MAVERICK, by the way, which spoofed westerns to a degree, featured the wry, smart-ass stylings of the great James Garner, who was later both Marlowe and Jim Rockford. There’s lots of the Garner-type character in my own Nate Heller. But not in Mike Hammer.

GGP: You have finished several Mickey Spillane works. How do you approach finishing someone else’s work? Is there a certain mind-set you need to be in? How do you combine your work and his?

Collins: I don’t have anything to get around where the concept of finishing somebody else’s work is concerned. Mickey himself chose me for this role, and I consider myself a collaborator, and the material he left behind is rough draft for me to enhance and expand upon. So there’s no intimidation, despite how highly I regard Mickey and his work.

I don’t really try to write an imitation — this isn’t pastiche. As I say, it’s collaboration.  I attempt to write each book in a way that is consistent with other books Mickey wrote around the same time as the unfinished manuscript.  COMPLEX 90 dates to 1964, so I read the ’60s Mike Hammer novels, THE GIRL HUNTERS, THE SNAKE, THE BODY LOVERS.  I read and re-read paperback editions of those, marking them with a marker pen like a college student getting ready for a test.

I look for areas where Mickey perhaps skipped a scene or had something occur off-stage that might be effective on-stage. COMPLEX 90 is a strong example of that. In Mickey’s manuscript, Mike is interrogated at the Pentagon about his recent Russia trip. The book begins that way, but now flashes back to what led up to that trip and the trip itself. All of that material is mine, then when we get back to New York, the Spillane material comes back in. I weave my stuff in and expand his, so that Spillane material continues deep, deep into the book. So that you don’t get chapters purely by me until maybe two-thirds or more of the way in. COMPLEX 90 is an exception, because of the Russian flashback I wrote, but in this case Spillane material appears almost to the end.

Deadly Beloved by Max Allan Collins CoverGGP: Is Complex 90 the last of the Spillane works or can we expect more?

Collins: I am about to begin the final of the six substantial Hammer unfinished manuscripts — KING OF THE WEEDS. It was the second-to-last Hammer novel that Mickey worked on, and is very much about the older Mike Hammer. He had intended it to be the last Mike Hammer novel, but when 9/11 happened, he set it aside and wrote about Hammer vs. terrorists in THE GOLIATH BONE.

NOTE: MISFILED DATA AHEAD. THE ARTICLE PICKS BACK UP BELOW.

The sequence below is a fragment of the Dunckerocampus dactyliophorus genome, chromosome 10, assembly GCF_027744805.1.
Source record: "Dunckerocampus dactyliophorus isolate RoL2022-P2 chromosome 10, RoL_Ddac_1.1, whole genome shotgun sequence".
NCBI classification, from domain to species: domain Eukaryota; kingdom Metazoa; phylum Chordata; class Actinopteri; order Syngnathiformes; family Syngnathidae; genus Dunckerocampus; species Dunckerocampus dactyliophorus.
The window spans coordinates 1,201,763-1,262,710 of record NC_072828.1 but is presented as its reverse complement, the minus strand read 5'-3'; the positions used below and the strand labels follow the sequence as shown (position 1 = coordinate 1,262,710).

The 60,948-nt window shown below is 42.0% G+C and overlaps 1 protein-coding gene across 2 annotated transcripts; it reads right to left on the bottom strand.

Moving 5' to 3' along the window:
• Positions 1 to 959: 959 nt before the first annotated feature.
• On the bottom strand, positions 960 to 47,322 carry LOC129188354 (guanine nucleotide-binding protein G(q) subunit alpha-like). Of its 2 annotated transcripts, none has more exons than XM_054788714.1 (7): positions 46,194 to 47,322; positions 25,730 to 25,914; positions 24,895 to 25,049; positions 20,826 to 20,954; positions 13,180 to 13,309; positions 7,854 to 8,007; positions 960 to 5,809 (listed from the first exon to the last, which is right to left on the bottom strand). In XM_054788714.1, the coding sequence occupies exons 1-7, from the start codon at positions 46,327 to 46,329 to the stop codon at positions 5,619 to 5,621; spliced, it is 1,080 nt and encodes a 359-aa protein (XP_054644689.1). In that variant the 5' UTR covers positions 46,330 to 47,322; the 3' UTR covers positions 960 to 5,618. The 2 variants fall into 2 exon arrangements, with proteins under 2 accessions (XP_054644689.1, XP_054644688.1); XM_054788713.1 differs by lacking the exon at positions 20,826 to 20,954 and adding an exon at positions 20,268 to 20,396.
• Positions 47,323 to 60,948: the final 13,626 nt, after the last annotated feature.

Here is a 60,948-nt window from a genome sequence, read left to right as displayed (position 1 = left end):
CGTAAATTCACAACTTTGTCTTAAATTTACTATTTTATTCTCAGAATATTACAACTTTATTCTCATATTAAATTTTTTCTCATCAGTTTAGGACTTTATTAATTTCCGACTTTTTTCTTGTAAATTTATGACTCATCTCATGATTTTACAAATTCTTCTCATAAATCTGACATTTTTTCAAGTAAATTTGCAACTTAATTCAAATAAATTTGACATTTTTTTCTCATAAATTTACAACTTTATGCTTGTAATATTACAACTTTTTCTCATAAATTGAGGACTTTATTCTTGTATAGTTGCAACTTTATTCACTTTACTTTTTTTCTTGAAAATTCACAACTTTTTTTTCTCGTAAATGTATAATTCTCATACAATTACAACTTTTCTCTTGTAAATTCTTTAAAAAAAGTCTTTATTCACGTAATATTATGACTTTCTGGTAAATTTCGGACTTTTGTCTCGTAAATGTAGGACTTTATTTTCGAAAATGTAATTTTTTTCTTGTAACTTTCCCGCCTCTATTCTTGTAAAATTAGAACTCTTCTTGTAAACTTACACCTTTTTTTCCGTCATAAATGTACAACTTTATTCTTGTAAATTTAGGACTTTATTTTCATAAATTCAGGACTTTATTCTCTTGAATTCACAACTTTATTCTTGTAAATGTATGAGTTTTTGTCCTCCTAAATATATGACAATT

I have three more shorter but substantial Hammer unfinished manuscripts that I will complete, if readers…and my publisher…are up for it. I’ve also been doing occasional Mike Hammer short stories, fleshing out the shorter Spillane fragments. Recently “So Long, Chief” appeared in THE STRAND magazine.

GGP: How do you start writing each day? Is there a favorite place you have? Favorite music?

Collins: I can’t listen to music when I work. It distracts me. I always work in my office, which is an upstairs converted bedroom. I am surrounded by framed original artwork, including two Mike Hammer vintage paperback covers and the cover to my novel THE LAST QUARRY, and lots of comic art; and bookcases of books and CDs and blu-rays and collectibles. Creativity surrounds and feeds me in that space.

My day begins with work stuff, like this interview, and I usually am not writing fiction until the afternoon. Sometimes I return to it later that night, after my wife Barb and I have watched a movie or some TV. Right now we’re working our wonderful way through ARCHER.

GGP: What are you currently working on?

Collins: This week I will begin KING OF THE WEEDS.  COMPLEX 90 just came out, of course, a book I’m very happy with, and so did ANTIQUES CHOP by “Barbara Allan.”  In October the final book of the JFK Trilogy in my Nathan Heller historical thriller series will be published, another book I’m proud of.

Links of interest:
Max Allan Collins books on Titan Books